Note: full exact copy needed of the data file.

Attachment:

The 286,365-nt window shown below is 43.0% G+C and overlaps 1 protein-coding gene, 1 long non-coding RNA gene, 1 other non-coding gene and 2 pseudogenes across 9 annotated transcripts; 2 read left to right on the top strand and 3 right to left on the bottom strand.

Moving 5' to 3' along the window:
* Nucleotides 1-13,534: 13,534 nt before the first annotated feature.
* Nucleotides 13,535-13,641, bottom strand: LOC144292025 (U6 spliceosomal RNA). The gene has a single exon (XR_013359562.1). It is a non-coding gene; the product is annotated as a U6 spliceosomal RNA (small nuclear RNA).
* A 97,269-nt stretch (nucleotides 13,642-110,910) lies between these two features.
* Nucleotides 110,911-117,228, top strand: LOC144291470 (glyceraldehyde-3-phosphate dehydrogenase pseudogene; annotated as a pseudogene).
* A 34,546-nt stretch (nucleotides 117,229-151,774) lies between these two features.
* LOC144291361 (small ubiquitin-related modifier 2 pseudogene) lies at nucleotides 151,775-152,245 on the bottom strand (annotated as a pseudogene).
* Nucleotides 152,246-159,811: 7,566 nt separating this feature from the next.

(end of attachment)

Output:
The 286,365-nt window shown below is 43.0% G+C and overlaps 1 protein-coding gene, 1 long non-coding RNA gene, 1 other non-coding gene and 2 pseudogenes across 9 annotated transcripts; 2 read left to right on the top strand and 3 right to left on the bottom strand.

Moving 5' to 3' along the window:
* Nucleotides 1-13,534: 13,534 nt before the first annotated feature.
* Nucleotides 13,535-13,641, bottom strand: LOC144292025 (U6 spliceosomal RNA). The gene has a single exon (XR_013359562.1). It is a non-coding gene; the product is annotated as a U6 spliceosomal RNA (small nuclear RNA).
* A 97,269-nt stretch (nucleotides 13,642-110,910) lies between these two features.
* Nucleotides 110,911-117,228, top strand: LOC144291470 (glyceraldehyde-3-phosphate dehydrogenase pseudogene; annotated as a pseudogene).
* A 34,546-nt stretch (nucleotides 117,229-151,774) lies between these two features.
* LOC144291361 (small ubiquitin-related modifier 2 pseudogene) lies at nucleotides 151,775-152,245 on the bottom strand (annotated as a pseudogene).
* Nucleotides 152,246-159,811: 7,566 nt separating this feature from the next.